Rene: Hi welcome to QuBites, your bite-sized pieces of quantum computing. My name is Rene from Valorem Reply and today we're going to talk about data handling for quantum computing. And for this, I am honored to have our expert guest today Spencer Cook. Hi Spencer, how are you today? Welcome to the show!
Spencer: Hey Rene! Thanks for having me on, I've always wanted to be a guest.
Rene: Awesome, love it! Well, you can already actually provide real value, but [first] tell us a little bit about yourself and your background as relates to data handling, quantum computing, whatnot. And also, I know you actually have your own YouTube video series, right?
Spencer: Yes! Yes, thanks for calling that out. Yea, so, I'm a Senior Data Scientist at Valorem Reply. Rene and I are coworkers. I'm on the Data Driven Enterprise team. My first interest in quantum was actually spawned by a professor I had in undergrad named Jeffrey Uhlmann at Mizzou. He just happened to be a really, really proficient guy in quantum computing. And like you mentioned, I do have a weekly YouTube series where I cover Databricks, quantum computing, all sorts of new things in the Azure data space. So you can check that out on the Valorem Reply YouTube channel.
Rene: Love it, love it! Well, let's dive right into today's topic! Since you’re the data expert, right, let's talk about what are the challenges when we're dealing with data and quantum computers? Like in terms of maybe storage, but also you know memory, and all of that. I know there's a bunch of challenges, so what are the challenges when dealing with data on quantum computing?
Spencer: Yeah. So you know, Renee like you said, it's hard to pick just one. But the biggest challenge that I envision whenever it comes to customers I work with and their quantum future, is how data is stored and managed right now. So, there is a lot of basically bad data hygiene that's become kind of the default because of things like cold storage, because of you know cheap, lazy evaluation and big compute environments like spark. And I think people are going to start to see a need to go ahead and get their data ready for quantum computing ahead of time so that there is not a bottleneck with hardware resources once we're actually you know ready to go, and you know, there's more availability of quantum hardware.
Rene: Gotcha and so one thing you’re saying is how you can address [data challenges for quantum] is like plan ahead. Its maybe similar when we think about quantum security and quantum computing threat in terms of cryptography, right? Where we have these encrypting algorithms, like RSA for example, it can be cracked in a few years once there’s enough qubits available and so on with prime factorization and all of that stuff, right? Which we, by the way, covered in a previous QuBites episode if you want to check it out. The point I'm trying to make is, basically, when we think about planning ahead with quantum security, like the threat with post quantum cryptography, planning ahead so that you can quickly for example exchange your certificates, a thing called crypto-agility and whatnot. And so, can you do something similar with data? Is there data agility, or what is the approach [for achieving agility with your data]?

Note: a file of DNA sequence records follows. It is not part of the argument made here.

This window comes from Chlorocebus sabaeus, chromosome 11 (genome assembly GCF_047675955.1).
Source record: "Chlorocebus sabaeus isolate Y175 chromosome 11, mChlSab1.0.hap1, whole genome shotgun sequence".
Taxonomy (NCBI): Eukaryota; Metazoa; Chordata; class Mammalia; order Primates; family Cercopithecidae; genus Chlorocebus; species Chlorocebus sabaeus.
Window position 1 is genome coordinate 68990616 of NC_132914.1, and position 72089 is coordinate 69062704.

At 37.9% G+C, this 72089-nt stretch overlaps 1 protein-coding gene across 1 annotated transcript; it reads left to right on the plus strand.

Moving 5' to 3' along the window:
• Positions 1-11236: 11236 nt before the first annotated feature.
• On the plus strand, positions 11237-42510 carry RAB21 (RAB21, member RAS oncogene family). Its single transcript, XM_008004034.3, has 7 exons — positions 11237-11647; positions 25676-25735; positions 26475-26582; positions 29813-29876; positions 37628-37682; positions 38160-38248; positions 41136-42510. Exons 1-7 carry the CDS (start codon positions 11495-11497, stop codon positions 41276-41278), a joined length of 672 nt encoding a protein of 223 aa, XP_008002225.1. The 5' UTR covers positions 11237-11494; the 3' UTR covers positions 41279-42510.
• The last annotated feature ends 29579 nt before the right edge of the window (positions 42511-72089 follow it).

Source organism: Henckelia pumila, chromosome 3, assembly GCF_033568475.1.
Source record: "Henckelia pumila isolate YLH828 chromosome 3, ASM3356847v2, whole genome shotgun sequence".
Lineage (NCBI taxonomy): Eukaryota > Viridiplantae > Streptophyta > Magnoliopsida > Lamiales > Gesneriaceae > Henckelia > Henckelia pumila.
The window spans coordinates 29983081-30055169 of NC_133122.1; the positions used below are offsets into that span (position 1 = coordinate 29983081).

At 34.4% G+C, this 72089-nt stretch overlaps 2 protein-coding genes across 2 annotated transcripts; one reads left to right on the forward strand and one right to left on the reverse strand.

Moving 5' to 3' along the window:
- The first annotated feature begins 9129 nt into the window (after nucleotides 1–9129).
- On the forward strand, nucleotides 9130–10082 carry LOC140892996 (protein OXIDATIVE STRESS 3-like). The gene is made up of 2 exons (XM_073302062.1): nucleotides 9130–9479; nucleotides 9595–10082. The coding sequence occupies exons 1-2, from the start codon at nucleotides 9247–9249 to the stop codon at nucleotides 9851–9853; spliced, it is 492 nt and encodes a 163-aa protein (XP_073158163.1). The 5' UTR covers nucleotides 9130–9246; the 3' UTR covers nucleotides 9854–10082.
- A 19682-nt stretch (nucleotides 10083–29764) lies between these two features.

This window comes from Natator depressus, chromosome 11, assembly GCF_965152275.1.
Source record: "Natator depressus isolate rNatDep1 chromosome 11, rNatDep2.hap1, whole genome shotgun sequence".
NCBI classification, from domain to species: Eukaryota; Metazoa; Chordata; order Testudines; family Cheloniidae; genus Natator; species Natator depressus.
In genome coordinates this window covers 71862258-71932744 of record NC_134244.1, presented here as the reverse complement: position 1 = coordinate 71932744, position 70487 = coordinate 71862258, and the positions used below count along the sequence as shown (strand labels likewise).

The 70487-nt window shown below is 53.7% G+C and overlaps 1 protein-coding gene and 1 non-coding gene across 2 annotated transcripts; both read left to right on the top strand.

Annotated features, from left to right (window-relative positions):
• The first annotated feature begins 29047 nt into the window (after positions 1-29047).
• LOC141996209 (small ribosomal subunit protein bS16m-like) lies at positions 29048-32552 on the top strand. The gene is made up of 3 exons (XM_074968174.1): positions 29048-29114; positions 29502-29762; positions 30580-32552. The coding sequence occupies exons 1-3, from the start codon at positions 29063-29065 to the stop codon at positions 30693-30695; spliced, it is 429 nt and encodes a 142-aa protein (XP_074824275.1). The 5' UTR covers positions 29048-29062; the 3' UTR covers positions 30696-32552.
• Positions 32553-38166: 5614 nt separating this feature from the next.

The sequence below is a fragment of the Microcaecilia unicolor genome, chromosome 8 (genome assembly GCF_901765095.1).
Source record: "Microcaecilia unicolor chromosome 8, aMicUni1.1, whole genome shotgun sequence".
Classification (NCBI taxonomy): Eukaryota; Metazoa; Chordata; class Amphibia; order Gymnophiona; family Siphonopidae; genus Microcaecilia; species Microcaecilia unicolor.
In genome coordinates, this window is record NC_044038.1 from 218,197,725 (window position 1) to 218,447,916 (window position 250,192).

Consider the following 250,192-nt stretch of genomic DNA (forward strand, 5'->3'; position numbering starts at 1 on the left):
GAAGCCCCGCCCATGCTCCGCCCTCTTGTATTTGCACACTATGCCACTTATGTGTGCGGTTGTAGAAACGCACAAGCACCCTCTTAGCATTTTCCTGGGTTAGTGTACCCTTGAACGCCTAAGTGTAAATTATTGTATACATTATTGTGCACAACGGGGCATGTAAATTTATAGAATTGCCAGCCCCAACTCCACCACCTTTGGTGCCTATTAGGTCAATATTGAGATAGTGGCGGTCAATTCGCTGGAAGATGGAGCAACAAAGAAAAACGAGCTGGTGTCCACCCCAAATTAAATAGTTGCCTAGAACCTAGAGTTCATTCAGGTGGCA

Spencer: Well, so one [data preparation step] that immediately comes to mind is feature stores for machine learning. So, instead of storing your entire data set and going ahead and preparing that to be stored in the memory of your quantum computer, quantum ram; which requires a good deal of overhead right to do that conversion from a traditional memory mechanism to a quantum one; you can instead just translate your features. So, if you've already pruned your data, if you've already investigated [to determine] ‘this is what's relevant within my data set’, and then you just move that subset over, you're going to have much more agility and spend a lot less on your quantum resources.
Rene: Gotcha. Gotcha. What else can customers do to be prepared with their data for quantum computing?
Spencer: So, other than just getting in the habit of doing things like storage vaults or future vaults rather, I think using things like Azure Purview, is going to be huge as well. So, basically, just having a top-down view of what data you have available, what it explains - again you don't necessarily want to spend the time doing your investigating on your quantum hardware, you want to have this investigation and labeling done. So, all the normal things we say about data governance and good data management in general, become even more critical in the quantum space.
Rene: Right. So, basically, take care of your data and prepare yourself with your data, not just for the quantum future, but also for getting more insights out of the data. And of course [Valorem Reply’s data experts] can also help along the journey, right? Well, we’re already at the end here. So, thank you so much spencer for joining us today and sharing your insights, it was very much appreciated.
Spencer: Yeah, absolutely! Again, thanks for having me on, I'm always excited to talk about these cutting-edge things like quantum computing.
Rene: Awesome! And thanks everyone for joining us for another episode of Qubites, your bite-size pieces of quantum computing. You know it, I will say it, watch our blog, follow our social media channels to hear all about the next episodes. And also, of course, subscribe to the Valorem Reply YouTube channel, where you can find Spencer’s series. He's doing live sessions every few days or at least every week!
Spencer: Yep, and feel free to also join the Valorem Databricks User Group (VDUG) [on our YouTube Channel the last Tuesday of each month].
Rene: There we go, right, databricks! Alright, so again, thank you so much everyone for tuning in. Take care, be safe and see you soon! Bye, bye.